There are at least three good reasons that more kids are in foster care in Arizona: 1. we don't invest in prevention programs that work with families to keep them together when that could be a good option. Sometimes counseling and parent training works far better than removing a child. 2. When parents can't afford child care and still need to work, they become more likely sometimes to leave children in unsafe situations because they have to get to their jobs and that can lead to neglect, and 3, we don't invest the same amount of money in providing many resources to families at risk that leads to later abuse in some situations.
We have questions from the same few people. Others must have questions.
My heart breaks for this foster father. Yes, you must prepare for this type of situation to occur. All dependency cases start with a case plan goal of family reunification. There is so much science that tells us that children's long-term success is better if they can be returned home, and it's really hard to NOT compare a current, stable, loving foster home in a nice area to a parent's home, and not feel it would be better for the child to stay in the foster home. But if a parent can demonstrate that they have mitigated the situation that brought his or her child into care, and the court determines that the child will be safe, they are returned home. Remember, if children never get to go back to their birthparents, their hearts are broken. I used to tell children, "It's the grownups' job to do the hard things." The best way to mitigate this is to implement evidence-based in-home services so that children go home much earlier than they do now. This will be better for everyone, and far more cost-effective.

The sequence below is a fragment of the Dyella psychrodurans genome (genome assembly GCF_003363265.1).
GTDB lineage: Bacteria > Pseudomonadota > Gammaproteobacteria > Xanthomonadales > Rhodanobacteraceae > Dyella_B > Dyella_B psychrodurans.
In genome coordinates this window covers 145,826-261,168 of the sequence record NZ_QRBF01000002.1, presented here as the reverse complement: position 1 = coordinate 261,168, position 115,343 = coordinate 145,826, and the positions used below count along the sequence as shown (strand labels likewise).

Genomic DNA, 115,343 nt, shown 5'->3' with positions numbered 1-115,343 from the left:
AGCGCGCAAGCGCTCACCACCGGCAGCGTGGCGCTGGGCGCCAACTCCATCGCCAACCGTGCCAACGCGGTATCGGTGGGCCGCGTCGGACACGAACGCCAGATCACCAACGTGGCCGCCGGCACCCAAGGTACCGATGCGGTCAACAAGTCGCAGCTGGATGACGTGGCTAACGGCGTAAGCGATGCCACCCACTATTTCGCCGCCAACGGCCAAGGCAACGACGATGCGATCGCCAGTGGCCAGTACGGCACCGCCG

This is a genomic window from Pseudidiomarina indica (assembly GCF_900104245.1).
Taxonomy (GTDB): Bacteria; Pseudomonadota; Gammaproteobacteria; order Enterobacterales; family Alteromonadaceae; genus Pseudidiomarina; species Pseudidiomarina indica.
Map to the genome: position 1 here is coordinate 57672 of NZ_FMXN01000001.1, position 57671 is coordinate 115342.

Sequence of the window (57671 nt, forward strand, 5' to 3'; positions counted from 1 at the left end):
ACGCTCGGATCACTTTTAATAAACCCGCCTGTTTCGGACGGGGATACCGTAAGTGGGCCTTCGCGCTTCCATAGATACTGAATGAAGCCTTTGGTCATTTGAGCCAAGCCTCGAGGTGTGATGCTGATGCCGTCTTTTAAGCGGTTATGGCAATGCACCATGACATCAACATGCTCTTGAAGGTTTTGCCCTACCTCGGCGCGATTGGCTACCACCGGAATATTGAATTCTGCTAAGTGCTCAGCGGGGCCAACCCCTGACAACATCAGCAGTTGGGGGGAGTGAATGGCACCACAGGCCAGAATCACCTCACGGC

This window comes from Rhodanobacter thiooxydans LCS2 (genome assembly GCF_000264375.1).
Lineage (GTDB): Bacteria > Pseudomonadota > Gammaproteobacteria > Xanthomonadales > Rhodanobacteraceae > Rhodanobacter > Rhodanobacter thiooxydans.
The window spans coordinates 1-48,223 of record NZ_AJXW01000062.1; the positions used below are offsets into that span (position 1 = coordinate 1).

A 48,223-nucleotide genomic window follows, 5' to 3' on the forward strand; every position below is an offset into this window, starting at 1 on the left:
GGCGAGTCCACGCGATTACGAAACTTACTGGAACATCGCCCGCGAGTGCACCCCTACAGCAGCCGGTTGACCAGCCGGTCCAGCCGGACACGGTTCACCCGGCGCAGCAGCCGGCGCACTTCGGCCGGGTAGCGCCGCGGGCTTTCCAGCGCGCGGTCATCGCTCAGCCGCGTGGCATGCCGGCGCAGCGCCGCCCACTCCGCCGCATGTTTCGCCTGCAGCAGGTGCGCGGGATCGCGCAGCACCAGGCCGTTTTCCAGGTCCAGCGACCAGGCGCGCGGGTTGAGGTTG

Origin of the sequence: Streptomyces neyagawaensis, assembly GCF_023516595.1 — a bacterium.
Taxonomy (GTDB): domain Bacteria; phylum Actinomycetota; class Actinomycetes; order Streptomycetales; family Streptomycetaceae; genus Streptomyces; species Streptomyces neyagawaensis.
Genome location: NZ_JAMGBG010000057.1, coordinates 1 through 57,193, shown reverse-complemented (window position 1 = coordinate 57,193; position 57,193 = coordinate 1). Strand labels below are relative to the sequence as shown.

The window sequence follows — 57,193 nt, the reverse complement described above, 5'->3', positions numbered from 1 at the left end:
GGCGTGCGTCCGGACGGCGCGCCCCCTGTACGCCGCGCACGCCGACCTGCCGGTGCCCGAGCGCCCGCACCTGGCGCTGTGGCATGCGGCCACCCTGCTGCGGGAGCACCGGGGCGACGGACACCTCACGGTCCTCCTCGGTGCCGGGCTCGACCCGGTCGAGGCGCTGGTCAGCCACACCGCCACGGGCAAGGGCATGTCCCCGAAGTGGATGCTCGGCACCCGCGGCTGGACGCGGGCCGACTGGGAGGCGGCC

Of course it is difficult to say goodbye as a foster parent. If you were not feeling those pangs of attachment, you were not completely fulfilling the role of a foster parent. Part of dealing with the experience comes from training. Going into the process, foster parents know that fostering is a substitute family for each child. Each of us wants what is the very best outcome for children placed into a foster home, sometimes that means being freed for adoption, sometimes it means being returned home or placed with other family. Foster Parents have, and show, enormous strength and care for the children placed with them by knowing they are providing what is best for the child at that moment. It never makes it easy, but those called to foster have an inordinate ability to love and let go.